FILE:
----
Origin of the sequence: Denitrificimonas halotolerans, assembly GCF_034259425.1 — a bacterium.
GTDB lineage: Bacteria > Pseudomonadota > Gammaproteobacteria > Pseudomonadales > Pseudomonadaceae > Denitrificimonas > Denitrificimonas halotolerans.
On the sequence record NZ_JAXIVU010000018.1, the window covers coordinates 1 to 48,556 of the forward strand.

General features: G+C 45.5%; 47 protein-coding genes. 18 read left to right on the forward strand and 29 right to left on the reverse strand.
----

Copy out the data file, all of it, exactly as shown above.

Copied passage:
Origin of the sequence: Denitrificimonas halotolerans, assembly GCF_034259425.1 — a bacterium.
GTDB lineage: Bacteria > Pseudomonadota > Gammaproteobacteria > Pseudomonadales > Pseudomonadaceae > Denitrificimonas > Denitrificimonas halotolerans.
On the sequence record NZ_JAXIVU010000018.1, the window covers coordinates 1 to 48,556 of the forward strand.

General features: G+C 45.5%; 47 protein-coding genes. 18 read left to right on the forward strand and 29 right to left on the reverse strand.